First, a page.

252. Cardio-Oncology: Cardiac Amyloidosis with Dr. Omar Siddiqi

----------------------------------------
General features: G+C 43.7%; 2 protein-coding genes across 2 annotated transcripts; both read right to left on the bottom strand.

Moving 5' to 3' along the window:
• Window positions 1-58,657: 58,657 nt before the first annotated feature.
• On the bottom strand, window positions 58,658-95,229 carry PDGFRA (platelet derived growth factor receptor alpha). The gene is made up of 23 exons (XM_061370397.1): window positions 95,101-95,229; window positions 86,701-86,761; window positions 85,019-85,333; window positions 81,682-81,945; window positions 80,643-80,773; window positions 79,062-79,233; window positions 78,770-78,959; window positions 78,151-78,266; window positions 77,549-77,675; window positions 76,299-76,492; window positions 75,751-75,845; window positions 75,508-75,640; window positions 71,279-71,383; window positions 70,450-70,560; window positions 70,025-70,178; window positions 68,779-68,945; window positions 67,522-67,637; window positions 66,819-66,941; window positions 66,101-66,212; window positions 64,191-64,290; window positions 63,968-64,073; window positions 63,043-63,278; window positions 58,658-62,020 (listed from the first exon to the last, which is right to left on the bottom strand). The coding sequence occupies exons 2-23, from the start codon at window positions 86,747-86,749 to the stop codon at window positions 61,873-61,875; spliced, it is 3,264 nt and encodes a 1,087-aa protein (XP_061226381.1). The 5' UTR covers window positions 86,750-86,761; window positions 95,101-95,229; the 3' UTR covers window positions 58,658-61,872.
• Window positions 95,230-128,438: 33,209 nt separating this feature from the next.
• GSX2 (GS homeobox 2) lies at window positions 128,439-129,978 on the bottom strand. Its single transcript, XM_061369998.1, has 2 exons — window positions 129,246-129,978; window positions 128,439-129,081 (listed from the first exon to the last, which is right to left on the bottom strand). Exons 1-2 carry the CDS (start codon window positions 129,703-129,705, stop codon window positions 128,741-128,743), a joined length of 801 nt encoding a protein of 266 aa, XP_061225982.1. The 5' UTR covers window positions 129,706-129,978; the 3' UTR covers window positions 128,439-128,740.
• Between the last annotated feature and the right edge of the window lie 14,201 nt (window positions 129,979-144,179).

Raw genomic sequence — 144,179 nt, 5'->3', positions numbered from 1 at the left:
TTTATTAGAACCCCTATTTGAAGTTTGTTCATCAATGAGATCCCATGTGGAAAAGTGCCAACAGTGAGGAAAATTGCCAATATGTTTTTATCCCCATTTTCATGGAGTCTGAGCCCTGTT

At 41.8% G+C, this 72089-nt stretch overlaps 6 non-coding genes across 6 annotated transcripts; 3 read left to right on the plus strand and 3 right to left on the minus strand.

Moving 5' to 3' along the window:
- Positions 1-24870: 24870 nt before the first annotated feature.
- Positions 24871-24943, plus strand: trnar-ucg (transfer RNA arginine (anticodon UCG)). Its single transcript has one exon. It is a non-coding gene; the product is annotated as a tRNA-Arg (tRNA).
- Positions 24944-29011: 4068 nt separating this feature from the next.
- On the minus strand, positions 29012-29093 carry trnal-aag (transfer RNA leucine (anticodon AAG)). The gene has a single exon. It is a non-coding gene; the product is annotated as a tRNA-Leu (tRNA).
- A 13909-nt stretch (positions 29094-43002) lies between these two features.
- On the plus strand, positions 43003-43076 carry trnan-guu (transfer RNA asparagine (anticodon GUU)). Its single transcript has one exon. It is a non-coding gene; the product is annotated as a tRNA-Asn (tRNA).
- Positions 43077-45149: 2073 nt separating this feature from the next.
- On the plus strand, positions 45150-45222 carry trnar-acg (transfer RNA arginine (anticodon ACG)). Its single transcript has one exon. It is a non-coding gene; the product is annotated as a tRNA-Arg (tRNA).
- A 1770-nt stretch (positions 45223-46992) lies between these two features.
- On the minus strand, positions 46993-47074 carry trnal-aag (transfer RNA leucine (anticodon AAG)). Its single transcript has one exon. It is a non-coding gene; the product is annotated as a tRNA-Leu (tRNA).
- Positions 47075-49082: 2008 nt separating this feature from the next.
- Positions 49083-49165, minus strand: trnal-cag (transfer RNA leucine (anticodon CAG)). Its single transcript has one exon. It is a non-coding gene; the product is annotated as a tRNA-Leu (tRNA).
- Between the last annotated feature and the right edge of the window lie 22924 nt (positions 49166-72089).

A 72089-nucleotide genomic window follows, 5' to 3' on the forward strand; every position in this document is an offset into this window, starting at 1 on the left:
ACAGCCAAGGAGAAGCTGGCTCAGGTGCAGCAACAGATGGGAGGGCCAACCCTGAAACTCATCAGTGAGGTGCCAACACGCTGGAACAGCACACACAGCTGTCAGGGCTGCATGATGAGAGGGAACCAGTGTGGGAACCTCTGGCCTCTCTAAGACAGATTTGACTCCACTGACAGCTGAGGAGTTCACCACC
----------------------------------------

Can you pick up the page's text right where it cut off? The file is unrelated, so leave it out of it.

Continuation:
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The importance of recognition and diagnosis of cardiac amyloidosis is at an all-time high due to its high prevalence and improved therapeutic strategies. Here we discuss what CardioNerds need to know about the manifestations, diagnosis, and management of transthyretin (ATTR) and light chain (AL) cardiac amyloidosis. Join Dr. Dan Ambinder (CardioNerds Cofounder), Dr. Dinu-Valentin Balanescu (Series Cochair, Chief Resident at Beaumont Health, and soon FIT at Mayo Clinic), and Dr. Dan Davies (Episode FIT Lead and FIT at Mayo Clinic) as they discuss cardiac amyloidosis with Dr. Omar Siddiqi, cardiologist at the Boston University Amyloidosis Center and program director for the general cardiovascular fellowship program at Boston University, a CardioNerds Healy Honor Roll Program. Episode notes were drafted by Dr. Dan Davies. Audio editing by CardioNerds Academy Intern, student doctor Chelsea Amo Tweneboah. Access the CardioNerds Cardiac Amyloidosis Series for a deep dive into this important topic. This episode is supported by a grant from Pfizer Inc. This CardioNerds Cardio-Oncology series is a multi-institutional collaboration made possible by contributions of stellar fellow leads and expert faculty from several programs, led by series co-chairs, Dr. Giselle Suero Abreu, Dr. Dinu Balanescu, and Dr. Teodora Donisan. Pearls • Notes • References • Production Team CardioNerds Cardio-Oncology PageCardioNerds Episode PageCardioNerds AcademyCardionerds Healy Honor Roll CardioNerds Journal ClubSubscribe to The Heartbeat Newsletter!Check out CardioNerds SWAG!Become a CardioNerds Patron! Pearls and Quotes Cardiac amyloidosis is no longer considered a rare disease, especially transthyretin amyloidosis in older male patients with HFpEF and aortic stenosis. Echocardiogram is the “gate keeper” of cardiac imaging and provides initial evidence of amyloid infiltration, while cardiac MRI can help refine the presence of an infiltrative cardiomyopathy versus other causes of increased wall thickness. The most clinically important types of amyloid heart disease are transthyretin (ATTR) and light chain (AL) amyloidosis. The workup to differentiate these disorders includes a gammopathy panel to screen for the presence of potentially amyloidogenic light chains (serum and urine electrophoresis WITH immunofixation and serum free light chains), and cardiac scintigraphy with Technetium-99m-labeled bone-seeking tracers (PYP, DPD, etc.) to identify cardiac aTTR infiltration if the gammopathy panel is unrevealing. There is still a role for endomyocardial biopsy in the diagnosis of cardiac amyloidosis! All patients in whom there is concern for cardiac amyloidosis and gammopathy panel indicates the presence of monoclonal light chains should have a biopsy to obtain a tissue diagnosis of likely AL amyloidosis. Alternatively, an endocardial biopsy may prove valuable in patients who have confusing phenotypic features between amyloid types, such as a patient with abnormal monoclonal protein and positive PYP imaging. Be suspicious of heart failure patients that do not tolerate typical medications that lower heart rate. In the restrictive cardiomyopathy of cardiac amyloidosis, patients are reliant on higher heart rates to compensate for the inability to augment stroke volume. Be suspicious of amyloidosis in patients with recurrent left atrial thrombi despite anticoagulation. Show notes CardioNerds Cardiac Amyloid, updated 1.20.21 1. What is cardiac amyloidosis and how common is it? Cardiac amyloidosis is adisorder caused by misfolding of proteins into insoluble forms which are deposited into extracellular spaces of the heart, commonly causing a stiff and thick heart with progressive diastolic dysfunction with restrictive hemodynamics and ensuing heart failure. The two most common types of amyloid protein that affect the heart are transthyretin (ATTR) and light chain (AL).

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